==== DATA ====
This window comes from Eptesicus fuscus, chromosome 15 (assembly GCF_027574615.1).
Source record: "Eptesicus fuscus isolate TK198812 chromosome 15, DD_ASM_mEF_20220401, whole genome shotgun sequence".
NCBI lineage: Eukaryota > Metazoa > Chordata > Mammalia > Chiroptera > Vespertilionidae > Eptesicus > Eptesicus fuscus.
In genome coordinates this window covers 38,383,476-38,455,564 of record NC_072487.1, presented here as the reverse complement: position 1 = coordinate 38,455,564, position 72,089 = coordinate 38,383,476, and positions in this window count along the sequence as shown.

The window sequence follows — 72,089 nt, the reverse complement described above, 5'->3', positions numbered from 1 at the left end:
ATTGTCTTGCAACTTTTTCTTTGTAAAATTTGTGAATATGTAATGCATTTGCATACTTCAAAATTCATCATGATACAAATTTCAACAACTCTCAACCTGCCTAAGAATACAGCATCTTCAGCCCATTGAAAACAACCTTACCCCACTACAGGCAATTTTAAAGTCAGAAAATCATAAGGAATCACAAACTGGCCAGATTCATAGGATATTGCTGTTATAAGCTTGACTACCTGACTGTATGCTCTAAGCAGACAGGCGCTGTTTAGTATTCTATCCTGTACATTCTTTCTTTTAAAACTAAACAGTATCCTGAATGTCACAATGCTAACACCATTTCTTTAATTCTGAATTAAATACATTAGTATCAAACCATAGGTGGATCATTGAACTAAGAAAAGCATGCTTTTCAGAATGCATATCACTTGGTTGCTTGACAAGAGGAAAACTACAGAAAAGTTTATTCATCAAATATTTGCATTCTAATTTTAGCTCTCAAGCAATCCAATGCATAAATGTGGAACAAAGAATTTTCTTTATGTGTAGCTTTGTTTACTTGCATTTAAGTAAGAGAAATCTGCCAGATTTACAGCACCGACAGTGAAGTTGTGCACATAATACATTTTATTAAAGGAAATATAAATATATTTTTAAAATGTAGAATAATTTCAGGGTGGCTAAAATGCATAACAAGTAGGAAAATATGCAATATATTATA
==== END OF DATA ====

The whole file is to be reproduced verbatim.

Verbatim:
This window comes from Eptesicus fuscus, chromosome 15 (assembly GCF_027574615.1).
Source record: "Eptesicus fuscus isolate TK198812 chromosome 15, DD_ASM_mEF_20220401, whole genome shotgun sequence".
NCBI lineage: Eukaryota > Metazoa > Chordata > Mammalia > Chiroptera > Vespertilionidae > Eptesicus > Eptesicus fuscus.
In genome coordinates this window covers 38,383,476-38,455,564 of record NC_072487.1, presented here as the reverse complement: position 1 = coordinate 38,455,564, position 72,089 = coordinate 38,383,476, and positions in this window count along the sequence as shown.

The window sequence follows — 72,089 nt, the reverse complement described above, 5'->3', positions numbered from 1 at the left end:
ATTGTCTTGCAACTTTTTCTTTGTAAAATTTGTGAATATGTAATGCATTTGCATACTTCAAAATTCATCATGATACAAATTTCAACAACTCTCAACCTGCCTAAGAATACAGCATCTTCAGCCCATTGAAAACAACCTTACCCCACTACAGGCAATTTTAAAGTCAGAAAATCATAAGGAATCACAAACTGGCCAGATTCATAGGATATTGCTGTTATAAGCTTGACTACCTGACTGTATGCTCTAAGCAGACAGGCGCTGTTTAGTATTCTATCCTGTACATTCTTTCTTTTAAAACTAAACAGTATCCTGAATGTCACAATGCTAACACCATTTCTTTAATTCTGAATTAAATACATTAGTATCAAACCATAGGTGGATCATTGAACTAAGAAAAGCATGCTTTTCAGAATGCATATCACTTGGTTGCTTGACAAGAGGAAAACTACAGAAAAGTTTATTCATCAAATATTTGCATTCTAATTTTAGCTCTCAAGCAATCCAATGCATAAATGTGGAACAAAGAATTTTCTTTATGTGTAGCTTTGTTTACTTGCATTTAAGTAAGAGAAATCTGCCAGATTTACAGCACCGACAGTGAAGTTGTGCACATAATACATTTTATTAAAGGAAATATAAATATATTTTTAAAATGTAGAATAATTTCAGGGTGGCTAAAATGCATAACAAGTAGGAAAATATGCAATATATTATA